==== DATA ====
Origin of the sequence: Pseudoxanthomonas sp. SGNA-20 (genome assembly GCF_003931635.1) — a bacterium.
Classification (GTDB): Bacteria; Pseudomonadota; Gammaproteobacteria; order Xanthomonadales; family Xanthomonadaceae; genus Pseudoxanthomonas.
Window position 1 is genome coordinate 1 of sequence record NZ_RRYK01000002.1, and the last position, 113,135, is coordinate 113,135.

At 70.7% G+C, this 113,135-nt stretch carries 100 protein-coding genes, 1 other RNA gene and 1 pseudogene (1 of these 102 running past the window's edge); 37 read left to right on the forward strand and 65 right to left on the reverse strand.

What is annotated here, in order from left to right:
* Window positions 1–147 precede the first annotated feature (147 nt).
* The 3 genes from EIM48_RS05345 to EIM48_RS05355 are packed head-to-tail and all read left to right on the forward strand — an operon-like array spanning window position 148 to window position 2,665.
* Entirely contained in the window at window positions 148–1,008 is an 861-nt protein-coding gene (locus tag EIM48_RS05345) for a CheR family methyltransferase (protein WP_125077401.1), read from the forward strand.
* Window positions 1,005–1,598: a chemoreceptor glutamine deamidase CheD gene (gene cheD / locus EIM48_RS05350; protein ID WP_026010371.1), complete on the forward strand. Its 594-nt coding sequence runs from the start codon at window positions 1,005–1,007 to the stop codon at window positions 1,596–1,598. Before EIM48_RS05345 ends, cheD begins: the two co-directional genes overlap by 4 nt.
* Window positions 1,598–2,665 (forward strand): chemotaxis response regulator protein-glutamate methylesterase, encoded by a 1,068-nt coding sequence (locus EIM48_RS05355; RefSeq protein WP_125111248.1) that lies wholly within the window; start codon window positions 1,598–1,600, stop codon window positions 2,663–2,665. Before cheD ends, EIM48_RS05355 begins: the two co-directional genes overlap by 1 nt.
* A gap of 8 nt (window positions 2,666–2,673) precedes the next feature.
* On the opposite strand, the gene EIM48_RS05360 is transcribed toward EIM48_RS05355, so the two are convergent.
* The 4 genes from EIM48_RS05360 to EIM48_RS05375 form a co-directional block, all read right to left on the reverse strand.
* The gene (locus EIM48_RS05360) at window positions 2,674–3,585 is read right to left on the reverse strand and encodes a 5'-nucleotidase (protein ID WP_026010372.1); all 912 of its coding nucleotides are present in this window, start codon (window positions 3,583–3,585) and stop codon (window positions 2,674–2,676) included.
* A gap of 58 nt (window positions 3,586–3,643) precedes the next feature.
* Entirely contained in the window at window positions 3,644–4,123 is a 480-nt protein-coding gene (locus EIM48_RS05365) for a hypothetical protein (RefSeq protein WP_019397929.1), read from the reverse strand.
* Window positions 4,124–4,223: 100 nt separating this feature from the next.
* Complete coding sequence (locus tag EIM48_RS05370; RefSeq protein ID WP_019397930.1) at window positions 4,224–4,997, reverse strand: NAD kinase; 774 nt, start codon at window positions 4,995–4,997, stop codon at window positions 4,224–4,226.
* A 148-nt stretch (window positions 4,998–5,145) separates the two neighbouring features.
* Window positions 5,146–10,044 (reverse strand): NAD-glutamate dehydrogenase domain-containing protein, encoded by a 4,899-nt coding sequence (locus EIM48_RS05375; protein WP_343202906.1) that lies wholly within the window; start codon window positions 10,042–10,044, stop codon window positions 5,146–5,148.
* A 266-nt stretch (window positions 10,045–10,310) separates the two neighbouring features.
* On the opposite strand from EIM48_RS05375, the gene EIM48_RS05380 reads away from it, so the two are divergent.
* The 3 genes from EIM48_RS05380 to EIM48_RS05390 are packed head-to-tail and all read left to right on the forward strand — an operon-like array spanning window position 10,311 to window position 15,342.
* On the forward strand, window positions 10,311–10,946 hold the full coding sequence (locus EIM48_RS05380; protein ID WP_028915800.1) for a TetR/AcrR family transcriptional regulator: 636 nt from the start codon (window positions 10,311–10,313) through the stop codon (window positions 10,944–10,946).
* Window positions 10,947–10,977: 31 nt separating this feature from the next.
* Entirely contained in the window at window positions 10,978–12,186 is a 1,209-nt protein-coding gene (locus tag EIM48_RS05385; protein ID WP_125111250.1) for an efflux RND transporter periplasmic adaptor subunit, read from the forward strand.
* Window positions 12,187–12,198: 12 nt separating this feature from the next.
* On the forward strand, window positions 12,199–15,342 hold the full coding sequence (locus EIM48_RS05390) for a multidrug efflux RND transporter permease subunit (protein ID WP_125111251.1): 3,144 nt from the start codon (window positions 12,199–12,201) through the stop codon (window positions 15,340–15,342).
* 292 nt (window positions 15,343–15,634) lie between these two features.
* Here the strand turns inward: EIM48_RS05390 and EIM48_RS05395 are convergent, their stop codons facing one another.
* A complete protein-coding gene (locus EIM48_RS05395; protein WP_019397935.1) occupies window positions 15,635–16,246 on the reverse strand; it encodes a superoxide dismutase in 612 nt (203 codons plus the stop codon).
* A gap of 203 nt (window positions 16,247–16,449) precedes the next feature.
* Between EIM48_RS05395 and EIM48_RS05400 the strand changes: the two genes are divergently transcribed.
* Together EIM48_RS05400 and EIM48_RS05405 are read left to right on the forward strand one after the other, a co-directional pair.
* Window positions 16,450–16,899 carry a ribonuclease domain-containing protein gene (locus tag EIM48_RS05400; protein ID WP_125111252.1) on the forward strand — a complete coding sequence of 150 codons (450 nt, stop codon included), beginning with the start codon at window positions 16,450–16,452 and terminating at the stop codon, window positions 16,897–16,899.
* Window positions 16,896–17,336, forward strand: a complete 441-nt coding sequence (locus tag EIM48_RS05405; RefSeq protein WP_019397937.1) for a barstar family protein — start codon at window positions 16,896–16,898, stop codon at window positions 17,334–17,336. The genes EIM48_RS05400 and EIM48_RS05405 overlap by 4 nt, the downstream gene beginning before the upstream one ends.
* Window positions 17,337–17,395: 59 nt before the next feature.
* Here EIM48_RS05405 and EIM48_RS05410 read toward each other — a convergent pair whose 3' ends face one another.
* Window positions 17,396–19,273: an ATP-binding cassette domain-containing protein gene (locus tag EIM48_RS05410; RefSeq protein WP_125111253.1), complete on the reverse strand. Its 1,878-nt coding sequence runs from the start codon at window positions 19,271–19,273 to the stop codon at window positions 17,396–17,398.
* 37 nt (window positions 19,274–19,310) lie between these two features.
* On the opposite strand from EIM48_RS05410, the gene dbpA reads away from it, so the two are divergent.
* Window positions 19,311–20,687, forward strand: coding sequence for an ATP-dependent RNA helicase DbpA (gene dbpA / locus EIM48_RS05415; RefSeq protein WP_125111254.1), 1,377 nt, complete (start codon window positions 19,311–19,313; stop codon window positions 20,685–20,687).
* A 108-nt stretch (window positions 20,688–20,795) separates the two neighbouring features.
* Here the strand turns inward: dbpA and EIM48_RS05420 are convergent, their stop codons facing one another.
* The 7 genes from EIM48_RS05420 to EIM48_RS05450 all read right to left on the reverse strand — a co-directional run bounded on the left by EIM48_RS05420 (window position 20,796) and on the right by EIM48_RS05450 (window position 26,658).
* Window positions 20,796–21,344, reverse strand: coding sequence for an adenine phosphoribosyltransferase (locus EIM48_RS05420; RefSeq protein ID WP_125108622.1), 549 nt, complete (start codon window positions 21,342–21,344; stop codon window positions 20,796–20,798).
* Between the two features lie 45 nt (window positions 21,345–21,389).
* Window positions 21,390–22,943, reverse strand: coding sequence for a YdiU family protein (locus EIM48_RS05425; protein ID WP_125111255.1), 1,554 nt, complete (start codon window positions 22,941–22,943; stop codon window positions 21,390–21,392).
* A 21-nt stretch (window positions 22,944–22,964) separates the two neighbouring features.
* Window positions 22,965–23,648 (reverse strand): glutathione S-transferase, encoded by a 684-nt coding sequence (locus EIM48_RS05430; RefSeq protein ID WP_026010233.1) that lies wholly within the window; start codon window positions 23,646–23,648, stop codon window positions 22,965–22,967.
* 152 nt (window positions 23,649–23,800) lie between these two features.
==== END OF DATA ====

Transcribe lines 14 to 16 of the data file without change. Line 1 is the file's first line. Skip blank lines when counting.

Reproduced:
* The gene (locus EIM48_RS05360) at window positions 2,674–3,585 is read right to left on the reverse strand and encodes a 5'-nucleotidase (protein ID WP_026010372.1); all 912 of its coding nucleotides are present in this window, start codon (window positions 3,583–3,585) and stop codon (window positions 2,674–2,676) included.
* A gap of 58 nt (window positions 3,586–3,643) precedes the next feature.
* Entirely contained in the window at window positions 3,644–4,123 is a 480-nt protein-coding gene (locus EIM48_RS05365) for a hypothetical protein (RefSeq protein WP_019397929.1), read from the reverse strand.